When Valerie’s elderly aunt Charlotte goes missing, she must step in to take care of business at the old Ringelnatz & Co. bookstore.
Valerie’s life was on an orderly course until her aunt disappeared, leaving a note that simply said her niece was to manage affairs in her absence. The young woman had been attending business school and enjoyed decent-enough companionship with her boyfriend. When she arrives at Ringelnatz, the shop is a mess. Books are arranged haphazardly, and the accounting system’s nonexistent. There’s also a pregnant rat which oddly doesn’t seem to bother Valerie in the least. In time, she considers the rodent a dear friend, feeding and caring for it like a modern-day Disney princess. In his debut novel, German literary agent Montasser pens a love letter to literature in the form of this story of a bookseller with a magical ability to prescribe just the right book for each of her customers. And one mysterious book—which Valerie initially presumes is defective because of its missing pages—causes the young woman to question what is and is not possible both on and off the page. Through her interactions with customers and letters from satisfied readers, Valerie begins to see the charm amid chaos at Ringelnatz, thus challenging her to reflect on her own life. In a story set in a bookstore, references to authors and literature are to be expected, and this is no exception. But the name-dropping adds little, if anything, to the story. This anemic novel, translated from German, is told by a distant narrator who is sometimes poetic but more often pretentious.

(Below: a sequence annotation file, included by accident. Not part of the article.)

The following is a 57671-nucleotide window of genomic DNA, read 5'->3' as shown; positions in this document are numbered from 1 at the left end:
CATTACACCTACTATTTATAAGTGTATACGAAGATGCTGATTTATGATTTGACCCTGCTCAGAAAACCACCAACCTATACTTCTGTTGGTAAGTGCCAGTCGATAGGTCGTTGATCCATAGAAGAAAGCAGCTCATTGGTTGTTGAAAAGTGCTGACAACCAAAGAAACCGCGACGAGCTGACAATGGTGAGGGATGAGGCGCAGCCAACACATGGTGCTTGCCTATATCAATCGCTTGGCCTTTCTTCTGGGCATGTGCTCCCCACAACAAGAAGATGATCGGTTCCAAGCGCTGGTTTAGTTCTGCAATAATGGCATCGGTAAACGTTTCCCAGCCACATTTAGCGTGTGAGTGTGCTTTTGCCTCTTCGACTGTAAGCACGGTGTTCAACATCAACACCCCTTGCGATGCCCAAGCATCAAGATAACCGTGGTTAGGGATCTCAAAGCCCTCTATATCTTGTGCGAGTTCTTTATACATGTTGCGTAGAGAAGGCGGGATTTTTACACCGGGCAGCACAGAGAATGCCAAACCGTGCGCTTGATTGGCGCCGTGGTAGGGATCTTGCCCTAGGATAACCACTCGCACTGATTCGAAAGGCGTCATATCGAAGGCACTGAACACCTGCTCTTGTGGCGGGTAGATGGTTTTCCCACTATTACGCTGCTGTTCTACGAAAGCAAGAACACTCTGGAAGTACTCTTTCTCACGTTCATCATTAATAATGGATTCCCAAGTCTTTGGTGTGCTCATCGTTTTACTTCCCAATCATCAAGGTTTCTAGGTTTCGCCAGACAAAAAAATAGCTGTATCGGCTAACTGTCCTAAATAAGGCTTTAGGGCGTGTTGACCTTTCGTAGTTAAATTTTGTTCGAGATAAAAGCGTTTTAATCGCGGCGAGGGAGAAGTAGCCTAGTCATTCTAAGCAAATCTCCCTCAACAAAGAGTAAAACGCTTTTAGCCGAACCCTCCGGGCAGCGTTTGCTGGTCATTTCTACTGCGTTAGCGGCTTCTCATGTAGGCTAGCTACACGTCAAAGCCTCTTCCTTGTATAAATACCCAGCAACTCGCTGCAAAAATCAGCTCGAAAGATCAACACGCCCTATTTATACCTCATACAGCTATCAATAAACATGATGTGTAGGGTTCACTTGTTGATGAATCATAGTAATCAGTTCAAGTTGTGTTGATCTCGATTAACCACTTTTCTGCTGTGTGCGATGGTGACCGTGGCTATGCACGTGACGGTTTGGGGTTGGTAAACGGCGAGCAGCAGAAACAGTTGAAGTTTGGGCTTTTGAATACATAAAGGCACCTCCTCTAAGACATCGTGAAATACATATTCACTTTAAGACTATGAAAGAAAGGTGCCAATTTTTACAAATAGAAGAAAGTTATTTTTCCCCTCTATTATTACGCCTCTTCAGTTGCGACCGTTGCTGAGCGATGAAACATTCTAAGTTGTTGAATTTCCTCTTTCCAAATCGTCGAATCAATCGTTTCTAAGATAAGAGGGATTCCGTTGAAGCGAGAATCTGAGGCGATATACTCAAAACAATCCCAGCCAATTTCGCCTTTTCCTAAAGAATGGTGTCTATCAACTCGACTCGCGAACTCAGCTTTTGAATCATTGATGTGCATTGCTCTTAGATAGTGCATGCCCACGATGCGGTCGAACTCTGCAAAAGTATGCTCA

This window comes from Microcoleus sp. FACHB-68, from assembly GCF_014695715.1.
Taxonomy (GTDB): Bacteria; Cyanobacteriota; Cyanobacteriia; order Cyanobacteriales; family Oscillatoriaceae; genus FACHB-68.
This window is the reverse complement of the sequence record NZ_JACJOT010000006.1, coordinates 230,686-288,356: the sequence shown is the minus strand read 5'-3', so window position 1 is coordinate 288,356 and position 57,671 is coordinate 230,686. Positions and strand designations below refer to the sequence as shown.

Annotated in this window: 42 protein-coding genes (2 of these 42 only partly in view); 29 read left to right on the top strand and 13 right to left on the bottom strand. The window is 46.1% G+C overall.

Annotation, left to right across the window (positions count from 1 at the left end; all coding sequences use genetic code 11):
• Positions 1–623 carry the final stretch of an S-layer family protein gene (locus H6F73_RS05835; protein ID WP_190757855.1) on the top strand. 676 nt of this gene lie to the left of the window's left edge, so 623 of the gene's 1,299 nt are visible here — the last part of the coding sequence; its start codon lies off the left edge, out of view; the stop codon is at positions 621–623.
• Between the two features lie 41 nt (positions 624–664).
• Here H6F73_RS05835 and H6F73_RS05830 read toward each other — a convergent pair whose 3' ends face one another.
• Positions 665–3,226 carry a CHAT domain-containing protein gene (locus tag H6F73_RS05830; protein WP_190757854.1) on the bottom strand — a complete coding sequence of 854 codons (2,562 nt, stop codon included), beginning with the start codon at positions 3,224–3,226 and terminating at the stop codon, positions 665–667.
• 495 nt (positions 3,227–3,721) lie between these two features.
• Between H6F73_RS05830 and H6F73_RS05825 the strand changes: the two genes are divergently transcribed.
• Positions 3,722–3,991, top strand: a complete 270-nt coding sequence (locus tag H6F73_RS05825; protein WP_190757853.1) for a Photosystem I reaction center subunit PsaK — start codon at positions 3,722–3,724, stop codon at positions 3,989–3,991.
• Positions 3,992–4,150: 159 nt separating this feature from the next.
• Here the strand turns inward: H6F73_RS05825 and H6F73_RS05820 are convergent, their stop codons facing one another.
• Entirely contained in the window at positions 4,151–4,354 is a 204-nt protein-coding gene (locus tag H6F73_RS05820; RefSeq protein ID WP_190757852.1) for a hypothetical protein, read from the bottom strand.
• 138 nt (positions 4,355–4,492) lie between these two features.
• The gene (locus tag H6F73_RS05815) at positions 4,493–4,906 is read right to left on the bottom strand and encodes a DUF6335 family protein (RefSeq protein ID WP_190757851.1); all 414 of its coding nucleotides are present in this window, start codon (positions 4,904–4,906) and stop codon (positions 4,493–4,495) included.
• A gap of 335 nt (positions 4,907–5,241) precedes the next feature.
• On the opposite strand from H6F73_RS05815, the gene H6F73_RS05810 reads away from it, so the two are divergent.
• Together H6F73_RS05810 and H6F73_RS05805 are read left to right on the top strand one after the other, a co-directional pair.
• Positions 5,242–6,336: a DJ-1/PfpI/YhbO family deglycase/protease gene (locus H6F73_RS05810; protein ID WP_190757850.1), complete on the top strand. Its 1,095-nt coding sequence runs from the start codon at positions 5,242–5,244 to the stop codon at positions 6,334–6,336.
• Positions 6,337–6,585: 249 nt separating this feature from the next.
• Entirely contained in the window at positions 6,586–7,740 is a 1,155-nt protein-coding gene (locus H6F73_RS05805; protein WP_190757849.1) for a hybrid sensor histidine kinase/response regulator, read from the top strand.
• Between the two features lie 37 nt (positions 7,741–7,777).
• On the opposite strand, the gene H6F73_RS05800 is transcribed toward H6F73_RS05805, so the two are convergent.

While attempting to be whimsical and delightful, this tiny novel feels just a bit too precious and pleased with itself. In the end, it’s not so special.